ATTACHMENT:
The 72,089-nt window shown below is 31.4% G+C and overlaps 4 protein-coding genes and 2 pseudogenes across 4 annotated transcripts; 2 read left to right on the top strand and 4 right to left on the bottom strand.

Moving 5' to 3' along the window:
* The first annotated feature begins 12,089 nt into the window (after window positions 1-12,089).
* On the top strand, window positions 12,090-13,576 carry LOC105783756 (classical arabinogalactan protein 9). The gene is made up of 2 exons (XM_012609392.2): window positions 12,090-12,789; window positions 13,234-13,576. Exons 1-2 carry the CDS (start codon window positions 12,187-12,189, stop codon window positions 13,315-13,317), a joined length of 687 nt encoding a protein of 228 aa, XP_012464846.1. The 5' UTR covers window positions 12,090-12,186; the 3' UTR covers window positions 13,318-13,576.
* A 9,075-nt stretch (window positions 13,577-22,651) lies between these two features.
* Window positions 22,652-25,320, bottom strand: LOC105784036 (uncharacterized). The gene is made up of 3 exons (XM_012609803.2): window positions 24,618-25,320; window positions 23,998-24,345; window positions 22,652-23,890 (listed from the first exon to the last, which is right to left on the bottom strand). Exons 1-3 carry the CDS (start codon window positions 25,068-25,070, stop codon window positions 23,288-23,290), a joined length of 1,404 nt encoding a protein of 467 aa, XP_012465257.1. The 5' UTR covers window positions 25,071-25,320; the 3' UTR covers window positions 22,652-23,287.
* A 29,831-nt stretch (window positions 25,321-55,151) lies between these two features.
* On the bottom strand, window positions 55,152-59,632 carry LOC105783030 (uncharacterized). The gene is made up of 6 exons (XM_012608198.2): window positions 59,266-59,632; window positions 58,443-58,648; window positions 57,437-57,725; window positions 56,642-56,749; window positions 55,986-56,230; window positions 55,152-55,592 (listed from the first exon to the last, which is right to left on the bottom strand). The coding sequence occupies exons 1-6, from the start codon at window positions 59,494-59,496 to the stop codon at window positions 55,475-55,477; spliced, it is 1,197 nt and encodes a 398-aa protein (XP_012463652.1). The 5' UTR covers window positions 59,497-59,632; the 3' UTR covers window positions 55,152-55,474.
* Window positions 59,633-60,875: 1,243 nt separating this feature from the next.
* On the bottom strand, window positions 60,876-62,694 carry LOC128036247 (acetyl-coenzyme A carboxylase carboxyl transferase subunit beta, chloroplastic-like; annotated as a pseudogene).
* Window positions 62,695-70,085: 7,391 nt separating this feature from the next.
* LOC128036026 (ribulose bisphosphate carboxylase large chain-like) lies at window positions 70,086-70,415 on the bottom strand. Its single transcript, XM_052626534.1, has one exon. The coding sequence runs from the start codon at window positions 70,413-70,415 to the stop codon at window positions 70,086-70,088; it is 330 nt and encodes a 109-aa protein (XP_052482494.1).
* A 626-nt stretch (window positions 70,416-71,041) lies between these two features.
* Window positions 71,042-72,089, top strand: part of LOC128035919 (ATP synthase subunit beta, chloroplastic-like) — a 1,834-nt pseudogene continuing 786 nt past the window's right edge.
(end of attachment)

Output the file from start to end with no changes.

The 72,089-nt window shown below is 31.4% G+C and overlaps 4 protein-coding genes and 2 pseudogenes across 4 annotated transcripts; 2 read left to right on the top strand and 4 right to left on the bottom strand.

Moving 5' to 3' along the window:
* The first annotated feature begins 12,089 nt into the window (after window positions 1-12,089).
* On the top strand, window positions 12,090-13,576 carry LOC105783756 (classical arabinogalactan protein 9). The gene is made up of 2 exons (XM_012609392.2): window positions 12,090-12,789; window positions 13,234-13,576. Exons 1-2 carry the CDS (start codon window positions 12,187-12,189, stop codon window positions 13,315-13,317), a joined length of 687 nt encoding a protein of 228 aa, XP_012464846.1. The 5' UTR covers window positions 12,090-12,186; the 3' UTR covers window positions 13,318-13,576.
* A 9,075-nt stretch (window positions 13,577-22,651) lies between these two features.
* Window positions 22,652-25,320, bottom strand: LOC105784036 (uncharacterized). The gene is made up of 3 exons (XM_012609803.2): window positions 24,618-25,320; window positions 23,998-24,345; window positions 22,652-23,890 (listed from the first exon to the last, which is right to left on the bottom strand). Exons 1-3 carry the CDS (start codon window positions 25,068-25,070, stop codon window positions 23,288-23,290), a joined length of 1,404 nt encoding a protein of 467 aa, XP_012465257.1. The 5' UTR covers window positions 25,071-25,320; the 3' UTR covers window positions 22,652-23,287.
* A 29,831-nt stretch (window positions 25,321-55,151) lies between these two features.
* On the bottom strand, window positions 55,152-59,632 carry LOC105783030 (uncharacterized). The gene is made up of 6 exons (XM_012608198.2): window positions 59,266-59,632; window positions 58,443-58,648; window positions 57,437-57,725; window positions 56,642-56,749; window positions 55,986-56,230; window positions 55,152-55,592 (listed from the first exon to the last, which is right to left on the bottom strand). The coding sequence occupies exons 1-6, from the start codon at window positions 59,494-59,496 to the stop codon at window positions 55,475-55,477; spliced, it is 1,197 nt and encodes a 398-aa protein (XP_012463652.1). The 5' UTR covers window positions 59,497-59,632; the 3' UTR covers window positions 55,152-55,474.
* Window positions 59,633-60,875: 1,243 nt separating this feature from the next.
* On the bottom strand, window positions 60,876-62,694 carry LOC128036247 (acetyl-coenzyme A carboxylase carboxyl transferase subunit beta, chloroplastic-like; annotated as a pseudogene).
* Window positions 62,695-70,085: 7,391 nt separating this feature from the next.
* LOC128036026 (ribulose bisphosphate carboxylase large chain-like) lies at window positions 70,086-70,415 on the bottom strand. Its single transcript, XM_052626534.1, has one exon. The coding sequence runs from the start codon at window positions 70,413-70,415 to the stop codon at window positions 70,086-70,088; it is 330 nt and encodes a 109-aa protein (XP_052482494.1).
* A 626-nt stretch (window positions 70,416-71,041) lies between these two features.
* Window positions 71,042-72,089, top strand: part of LOC128035919 (ATP synthase subunit beta, chloroplastic-like) — a 1,834-nt pseudogene continuing 786 nt past the window's right edge.